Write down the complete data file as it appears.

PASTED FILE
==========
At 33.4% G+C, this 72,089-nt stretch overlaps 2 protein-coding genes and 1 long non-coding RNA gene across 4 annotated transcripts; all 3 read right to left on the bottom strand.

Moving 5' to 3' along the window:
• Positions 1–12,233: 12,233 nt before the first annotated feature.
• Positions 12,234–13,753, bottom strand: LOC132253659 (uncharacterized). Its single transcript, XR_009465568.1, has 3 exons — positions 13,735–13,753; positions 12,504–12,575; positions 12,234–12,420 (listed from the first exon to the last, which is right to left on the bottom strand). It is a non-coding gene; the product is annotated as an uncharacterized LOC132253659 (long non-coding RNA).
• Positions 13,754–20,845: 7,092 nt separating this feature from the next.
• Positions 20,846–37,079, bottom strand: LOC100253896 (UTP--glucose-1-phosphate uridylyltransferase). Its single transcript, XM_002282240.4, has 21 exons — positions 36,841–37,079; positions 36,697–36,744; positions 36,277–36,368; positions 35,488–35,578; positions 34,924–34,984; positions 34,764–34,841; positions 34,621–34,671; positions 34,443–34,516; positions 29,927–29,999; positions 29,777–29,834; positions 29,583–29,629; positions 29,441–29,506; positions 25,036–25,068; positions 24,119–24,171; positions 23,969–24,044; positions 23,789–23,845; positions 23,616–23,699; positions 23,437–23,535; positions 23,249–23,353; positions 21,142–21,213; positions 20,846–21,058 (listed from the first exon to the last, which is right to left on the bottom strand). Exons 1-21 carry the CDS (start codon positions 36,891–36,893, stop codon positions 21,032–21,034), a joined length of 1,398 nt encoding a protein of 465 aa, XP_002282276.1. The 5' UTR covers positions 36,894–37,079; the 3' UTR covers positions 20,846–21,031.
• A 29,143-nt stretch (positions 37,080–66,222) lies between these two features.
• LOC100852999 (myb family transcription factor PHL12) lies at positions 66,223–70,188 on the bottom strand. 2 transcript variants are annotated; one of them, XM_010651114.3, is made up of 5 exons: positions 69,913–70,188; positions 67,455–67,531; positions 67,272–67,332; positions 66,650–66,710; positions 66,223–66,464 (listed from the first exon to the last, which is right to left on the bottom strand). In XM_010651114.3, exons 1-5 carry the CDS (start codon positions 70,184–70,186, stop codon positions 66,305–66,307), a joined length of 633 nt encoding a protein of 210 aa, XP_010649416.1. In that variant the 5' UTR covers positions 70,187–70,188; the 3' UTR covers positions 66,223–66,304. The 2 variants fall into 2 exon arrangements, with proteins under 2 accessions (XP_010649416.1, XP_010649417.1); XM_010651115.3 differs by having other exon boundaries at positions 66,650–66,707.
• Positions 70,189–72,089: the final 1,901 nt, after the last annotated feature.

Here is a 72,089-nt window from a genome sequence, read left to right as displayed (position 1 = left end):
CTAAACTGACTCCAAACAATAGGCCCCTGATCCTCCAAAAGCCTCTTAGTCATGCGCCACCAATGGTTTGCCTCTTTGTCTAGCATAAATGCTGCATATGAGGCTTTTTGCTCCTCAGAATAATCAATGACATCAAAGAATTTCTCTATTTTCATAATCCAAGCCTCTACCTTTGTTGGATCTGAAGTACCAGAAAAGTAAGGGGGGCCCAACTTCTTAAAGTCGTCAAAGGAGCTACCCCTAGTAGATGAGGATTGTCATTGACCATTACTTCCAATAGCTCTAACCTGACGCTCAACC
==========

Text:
At 33.4% G+C, this 72,089-nt stretch overlaps 2 protein-coding genes and 1 long non-coding RNA gene across 4 annotated transcripts; all 3 read right to left on the bottom strand.

Moving 5' to 3' along the window:
• Positions 1–12,233: 12,233 nt before the first annotated feature.
• Positions 12,234–13,753, bottom strand: LOC132253659 (uncharacterized). Its single transcript, XR_009465568.1, has 3 exons — positions 13,735–13,753; positions 12,504–12,575; positions 12,234–12,420 (listed from the first exon to the last, which is right to left on the bottom strand). It is a non-coding gene; the product is annotated as an uncharacterized LOC132253659 (long non-coding RNA).
• Positions 13,754–20,845: 7,092 nt separating this feature from the next.
• Positions 20,846–37,079, bottom strand: LOC100253896 (UTP--glucose-1-phosphate uridylyltransferase). Its single transcript, XM_002282240.4, has 21 exons — positions 36,841–37,079; positions 36,697–36,744; positions 36,277–36,368; positions 35,488–35,578; positions 34,924–34,984; positions 34,764–34,841; positions 34,621–34,671; positions 34,443–34,516; positions 29,927–29,999; positions 29,777–29,834; positions 29,583–29,629; positions 29,441–29,506; positions 25,036–25,068; positions 24,119–24,171; positions 23,969–24,044; positions 23,789–23,845; positions 23,616–23,699; positions 23,437–23,535; positions 23,249–23,353; positions 21,142–21,213; positions 20,846–21,058 (listed from the first exon to the last, which is right to left on the bottom strand). Exons 1-21 carry the CDS (start codon positions 36,891–36,893, stop codon positions 21,032–21,034), a joined length of 1,398 nt encoding a protein of 465 aa, XP_002282276.1. The 5' UTR covers positions 36,894–37,079; the 3' UTR covers positions 20,846–21,031.
• A 29,143-nt stretch (positions 37,080–66,222) lies between these two features.
• LOC100852999 (myb family transcription factor PHL12) lies at positions 66,223–70,188 on the bottom strand. 2 transcript variants are annotated; one of them, XM_010651114.3, is made up of 5 exons: positions 69,913–70,188; positions 67,455–67,531; positions 67,272–67,332; positions 66,650–66,710; positions 66,223–66,464 (listed from the first exon to the last, which is right to left on the bottom strand). In XM_010651114.3, exons 1-5 carry the CDS (start codon positions 70,184–70,186, stop codon positions 66,305–66,307), a joined length of 633 nt encoding a protein of 210 aa, XP_010649416.1. In that variant the 5' UTR covers positions 70,187–70,188; the 3' UTR covers positions 66,223–66,304. The 2 variants fall into 2 exon arrangements, with proteins under 2 accessions (XP_010649416.1, XP_010649417.1); XM_010651115.3 differs by having other exon boundaries at positions 66,650–66,707.
• Positions 70,189–72,089: the final 1,901 nt, after the last annotated feature.

Here is a 72,089-nt window from a genome sequence, read left to right as displayed (position 1 = left end):
CTAAACTGACTCCAAACAATAGGCCCCTGATCCTCCAAAAGCCTCTTAGTCATGCGCCACCAATGGTTTGCCTCTTTGTCTAGCATAAATGCTGCATATGAGGCTTTTTGCTCCTCAGAATAATCAATGACATCAAAGAATTTCTCTATTTTCATAATCCAAGCCTCTACCTTTGTTGGATCTGAAGTACCAGAAAAGTAAGGGGGGCCCAACTTCTTAAAGTCGTCAAAGGAGCTACCCCTAGTAGATGAGGATTGTCATTGACCATTACTTCCAATAGCTCTAACCTGACGCTCAACC